Guatemala might not be your typical affluent country but you might end up craving more of its culture and values along the way. You can give commuting a try to get the Guatemalan vibe in your system. But renting a private car saves you time from the hassle of multiple rides and chicken buses and tuk-tuks waiting to be filled in with passengers.
The country is an open book about its ancient roots and earliest settlers that once lived the land. And as your mind wanders off its archaic events. There’s so much to learn inside their temples.m and drive in their rural streets. You can travel faster with a private car to your advantage, so here are some valuable tips that you can ponder on renting vehicles in Guatemala.
Car Rental Companies
There are several good car rental companies in Guatemala if you wish to rent a car throughout your trip. Companies like Avis, Budget, National, Enterprise, and Alamo are just some of the region’s most hired firms. When driving in Guatemala, quotes can be asked to the rental company of your choice. Here are some additional information from the car rental companies and their corresponding average rate per day
- Avis: $24/day
- Budget: $20/day
- National: $13/day
- Enterprise: $12/day
- Alamo: $11/day
If you’re looking for a car rental company in most of the city’s locations, Guatemala Rent A Car is the best option. They have seven locations around the region and can be accessed by all tourists and travelers. But one of its disadvantages is it costs $81 in Guatemala City, far more expensive than other competitors found in the area.
Most of the car rental companies require an international driving license on Guatemala’s main and rural roads. Besides that, you need to bring your local driver’s license and passport should there be verifications made before you rent the car. They won’t let you hire one if you’re not at least 21 years old and a license holder for relatively a year.
When driving through Guatemala, you can use different types of vehicles, depending on your taste and how well you can move that specific car. You can choose from economy cars to passenger vans well-suited for group travelers. There are also pickup trucks, compact and standard SUVs for family trips, and get-together with your colleagues.
Car Rental Cost
It will be easier for you to book your preferred vehicle online. That way, you have time to choose what type of car you will use that fits your needs once you get in the area. The total cost will depend on the car rental company, added with the insurance and underage surcharge if you’re under 25 years old.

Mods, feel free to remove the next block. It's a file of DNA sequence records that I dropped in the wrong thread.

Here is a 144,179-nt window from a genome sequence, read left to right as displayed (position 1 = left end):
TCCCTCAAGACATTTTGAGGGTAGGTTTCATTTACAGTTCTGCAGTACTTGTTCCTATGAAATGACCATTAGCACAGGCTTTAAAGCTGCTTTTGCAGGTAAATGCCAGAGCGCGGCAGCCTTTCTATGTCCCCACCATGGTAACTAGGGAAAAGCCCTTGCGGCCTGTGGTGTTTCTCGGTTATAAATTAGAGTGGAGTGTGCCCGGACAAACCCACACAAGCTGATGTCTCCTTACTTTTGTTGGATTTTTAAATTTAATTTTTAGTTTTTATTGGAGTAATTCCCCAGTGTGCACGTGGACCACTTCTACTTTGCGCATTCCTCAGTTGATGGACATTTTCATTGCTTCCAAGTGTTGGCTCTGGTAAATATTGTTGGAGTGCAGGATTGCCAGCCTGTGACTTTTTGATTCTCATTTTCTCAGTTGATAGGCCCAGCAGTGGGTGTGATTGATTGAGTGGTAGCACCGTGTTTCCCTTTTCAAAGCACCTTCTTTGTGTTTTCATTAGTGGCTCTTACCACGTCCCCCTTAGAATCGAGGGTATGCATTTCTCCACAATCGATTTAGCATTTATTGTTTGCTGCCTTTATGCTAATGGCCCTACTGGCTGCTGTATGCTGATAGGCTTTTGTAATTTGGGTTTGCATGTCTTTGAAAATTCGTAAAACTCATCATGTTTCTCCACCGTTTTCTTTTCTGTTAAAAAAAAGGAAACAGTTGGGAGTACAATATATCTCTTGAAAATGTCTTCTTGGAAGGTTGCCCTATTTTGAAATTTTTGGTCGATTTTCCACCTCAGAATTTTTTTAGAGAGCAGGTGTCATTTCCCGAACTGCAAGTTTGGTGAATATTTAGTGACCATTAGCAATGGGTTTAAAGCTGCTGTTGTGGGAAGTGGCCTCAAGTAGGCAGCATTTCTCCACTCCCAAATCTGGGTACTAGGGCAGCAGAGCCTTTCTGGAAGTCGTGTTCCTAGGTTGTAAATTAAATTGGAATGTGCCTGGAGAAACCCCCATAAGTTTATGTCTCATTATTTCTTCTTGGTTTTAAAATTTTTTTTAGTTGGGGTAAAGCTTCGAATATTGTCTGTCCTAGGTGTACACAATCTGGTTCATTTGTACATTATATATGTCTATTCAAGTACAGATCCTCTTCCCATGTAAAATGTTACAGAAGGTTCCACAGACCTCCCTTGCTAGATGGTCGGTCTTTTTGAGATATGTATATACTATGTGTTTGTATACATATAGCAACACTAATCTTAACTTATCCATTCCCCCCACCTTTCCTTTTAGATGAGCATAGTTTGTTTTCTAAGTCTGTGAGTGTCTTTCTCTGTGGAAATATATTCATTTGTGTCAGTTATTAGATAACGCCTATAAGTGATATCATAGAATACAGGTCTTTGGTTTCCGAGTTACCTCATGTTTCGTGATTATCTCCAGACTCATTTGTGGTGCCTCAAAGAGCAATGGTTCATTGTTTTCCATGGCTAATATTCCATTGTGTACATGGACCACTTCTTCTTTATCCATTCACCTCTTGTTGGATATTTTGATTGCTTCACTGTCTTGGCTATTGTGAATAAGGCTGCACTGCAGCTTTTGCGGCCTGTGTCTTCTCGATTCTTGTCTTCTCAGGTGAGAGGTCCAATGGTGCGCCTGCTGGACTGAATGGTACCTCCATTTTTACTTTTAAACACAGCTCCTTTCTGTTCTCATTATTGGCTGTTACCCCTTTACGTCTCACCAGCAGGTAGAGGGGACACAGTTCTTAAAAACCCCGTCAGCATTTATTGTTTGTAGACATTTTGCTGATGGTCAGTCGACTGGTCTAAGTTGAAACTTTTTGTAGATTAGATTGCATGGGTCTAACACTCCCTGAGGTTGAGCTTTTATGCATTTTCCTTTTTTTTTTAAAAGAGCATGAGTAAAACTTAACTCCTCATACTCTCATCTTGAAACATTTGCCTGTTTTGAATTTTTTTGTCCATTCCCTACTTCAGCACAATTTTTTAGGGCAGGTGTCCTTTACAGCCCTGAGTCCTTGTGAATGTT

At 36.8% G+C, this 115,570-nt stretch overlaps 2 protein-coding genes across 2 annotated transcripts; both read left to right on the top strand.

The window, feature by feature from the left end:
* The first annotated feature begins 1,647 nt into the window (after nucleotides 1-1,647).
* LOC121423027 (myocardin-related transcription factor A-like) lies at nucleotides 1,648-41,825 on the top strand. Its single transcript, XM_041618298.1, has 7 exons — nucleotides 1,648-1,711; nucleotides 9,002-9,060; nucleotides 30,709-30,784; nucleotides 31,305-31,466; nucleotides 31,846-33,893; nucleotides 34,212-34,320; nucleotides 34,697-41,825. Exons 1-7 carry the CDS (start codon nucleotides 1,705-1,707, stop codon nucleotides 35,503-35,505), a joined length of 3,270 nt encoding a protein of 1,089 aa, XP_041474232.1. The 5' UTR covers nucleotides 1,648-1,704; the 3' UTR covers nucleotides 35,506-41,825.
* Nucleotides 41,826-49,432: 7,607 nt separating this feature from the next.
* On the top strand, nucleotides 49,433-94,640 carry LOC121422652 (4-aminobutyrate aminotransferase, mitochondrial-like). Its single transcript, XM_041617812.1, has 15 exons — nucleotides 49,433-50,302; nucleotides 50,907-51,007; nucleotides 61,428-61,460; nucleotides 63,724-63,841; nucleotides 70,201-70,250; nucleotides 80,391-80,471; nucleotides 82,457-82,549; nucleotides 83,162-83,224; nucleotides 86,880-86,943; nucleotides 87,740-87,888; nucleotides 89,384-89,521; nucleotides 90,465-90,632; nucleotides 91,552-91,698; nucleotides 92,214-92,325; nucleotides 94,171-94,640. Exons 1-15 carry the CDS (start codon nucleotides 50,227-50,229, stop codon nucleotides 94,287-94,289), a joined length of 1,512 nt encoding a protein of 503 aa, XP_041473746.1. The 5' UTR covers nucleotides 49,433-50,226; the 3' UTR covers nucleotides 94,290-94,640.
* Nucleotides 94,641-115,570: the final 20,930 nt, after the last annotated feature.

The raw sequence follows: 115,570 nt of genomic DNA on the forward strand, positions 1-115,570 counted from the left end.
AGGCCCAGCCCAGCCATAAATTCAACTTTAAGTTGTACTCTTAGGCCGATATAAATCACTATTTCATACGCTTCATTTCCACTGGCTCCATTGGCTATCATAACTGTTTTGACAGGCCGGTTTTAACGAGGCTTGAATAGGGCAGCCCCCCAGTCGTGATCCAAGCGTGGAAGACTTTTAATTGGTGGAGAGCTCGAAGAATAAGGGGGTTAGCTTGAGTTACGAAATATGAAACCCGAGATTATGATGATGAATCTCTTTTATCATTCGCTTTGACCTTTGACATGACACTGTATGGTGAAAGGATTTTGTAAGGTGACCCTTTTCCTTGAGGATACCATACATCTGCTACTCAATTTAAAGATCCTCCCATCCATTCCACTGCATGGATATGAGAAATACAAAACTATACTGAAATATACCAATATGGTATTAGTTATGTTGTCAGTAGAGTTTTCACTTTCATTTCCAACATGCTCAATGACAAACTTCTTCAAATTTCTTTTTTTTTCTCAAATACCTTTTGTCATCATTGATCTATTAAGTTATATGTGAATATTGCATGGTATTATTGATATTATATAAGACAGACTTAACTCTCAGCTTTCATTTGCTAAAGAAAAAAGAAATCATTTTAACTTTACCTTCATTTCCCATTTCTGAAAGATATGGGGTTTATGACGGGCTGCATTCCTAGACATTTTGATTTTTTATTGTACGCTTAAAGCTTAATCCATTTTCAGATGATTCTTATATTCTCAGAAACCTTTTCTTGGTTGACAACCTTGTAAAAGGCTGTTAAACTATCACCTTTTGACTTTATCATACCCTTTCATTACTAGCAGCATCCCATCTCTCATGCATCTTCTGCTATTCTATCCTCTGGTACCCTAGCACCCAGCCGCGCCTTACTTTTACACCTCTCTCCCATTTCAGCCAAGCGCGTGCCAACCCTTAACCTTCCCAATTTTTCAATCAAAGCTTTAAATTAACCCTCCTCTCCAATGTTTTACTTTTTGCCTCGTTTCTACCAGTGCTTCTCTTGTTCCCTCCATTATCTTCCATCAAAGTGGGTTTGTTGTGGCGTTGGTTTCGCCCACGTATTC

Laid out below are some of the vehicles you can rent in Guatemala and how much it costs per day basis:
Rate per day: $9
Rate per day: $10
- Full-size SUV
Rate per day: $36
- Passenger Van
Rate per day: $32
- Pickup Truck
Rate per day: $20
- Standard SUV
Rate per day: $28
The legal age for a Guatemalan resident to apply for a driver’s license is 18 years old. On the other hand, you should be at least 21 years old to rent a car with a valid local driver’s license and a year of driving experience for foreign travelers. There is an underage driving fee like in other countries, ranging from $10-15 depending on the car rental company you choose. Underage driving fees are added for drivers ages 25 years old and below.
Car Insurance Cost
Most car rental companies in Guatemala offer Loss/Damage Waiver (LDW) or Collision Damage Waiver (CDW) that costs around $20 per day. It typically covers the full value of the value; however, much liability coverage varies from one company to another. Moreso, you can purchase additional coverage if you have the budget and secure yourself as well.
There are pros and cons of hiring a vehicle and riding the majority of public means of transportation but whatever suits your style and budget, go for it. Renting a car saves you time and gives you the freedom to go to places you want to be, whereas riding public transport will make you t it’s like a Guatemalan citizen and what a typical commute is like in its streets and narrow alleyways
Car Insurance Policy
Car rental companies always issue car insurance for every client they accommodate. You have to thoroughly check the agreement before signing it and check what other car rental companies offer, then weigh your options. Most car insurance has Personal Accident Insurance (PAI) along with damage and theft inclusions. You can add other options if you feel that it’s necessary, but if not, you can always negotiate with the company.